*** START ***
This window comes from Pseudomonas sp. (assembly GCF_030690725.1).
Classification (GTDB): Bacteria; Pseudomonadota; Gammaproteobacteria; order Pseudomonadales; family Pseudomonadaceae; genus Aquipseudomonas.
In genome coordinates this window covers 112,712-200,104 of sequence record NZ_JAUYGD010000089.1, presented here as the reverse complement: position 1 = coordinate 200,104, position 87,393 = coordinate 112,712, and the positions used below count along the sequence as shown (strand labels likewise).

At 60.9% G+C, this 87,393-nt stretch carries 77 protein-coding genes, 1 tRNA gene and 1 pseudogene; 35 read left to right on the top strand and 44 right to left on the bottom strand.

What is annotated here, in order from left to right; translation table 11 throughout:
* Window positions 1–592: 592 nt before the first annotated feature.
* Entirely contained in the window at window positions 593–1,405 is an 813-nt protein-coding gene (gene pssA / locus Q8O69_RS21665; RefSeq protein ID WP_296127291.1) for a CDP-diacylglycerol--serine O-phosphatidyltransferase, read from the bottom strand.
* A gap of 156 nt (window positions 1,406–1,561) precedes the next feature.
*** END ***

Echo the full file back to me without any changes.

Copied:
This window comes from Pseudomonas sp. (assembly GCF_030690725.1).
Classification (GTDB): Bacteria; Pseudomonadota; Gammaproteobacteria; order Pseudomonadales; family Pseudomonadaceae; genus Aquipseudomonas.
In genome coordinates this window covers 112,712-200,104 of sequence record NZ_JAUYGD010000089.1, presented here as the reverse complement: position 1 = coordinate 200,104, position 87,393 = coordinate 112,712, and the positions used below count along the sequence as shown (strand labels likewise).

At 60.9% G+C, this 87,393-nt stretch carries 77 protein-coding genes, 1 tRNA gene and 1 pseudogene; 35 read left to right on the top strand and 44 right to left on the bottom strand.

What is annotated here, in order from left to right; translation table 11 throughout:
* Window positions 1–592: 592 nt before the first annotated feature.
* Entirely contained in the window at window positions 593–1,405 is an 813-nt protein-coding gene (gene pssA / locus Q8O69_RS21665; RefSeq protein ID WP_296127291.1) for a CDP-diacylglycerol--serine O-phosphatidyltransferase, read from the bottom strand.
* A gap of 156 nt (window positions 1,406–1,561) precedes the next feature.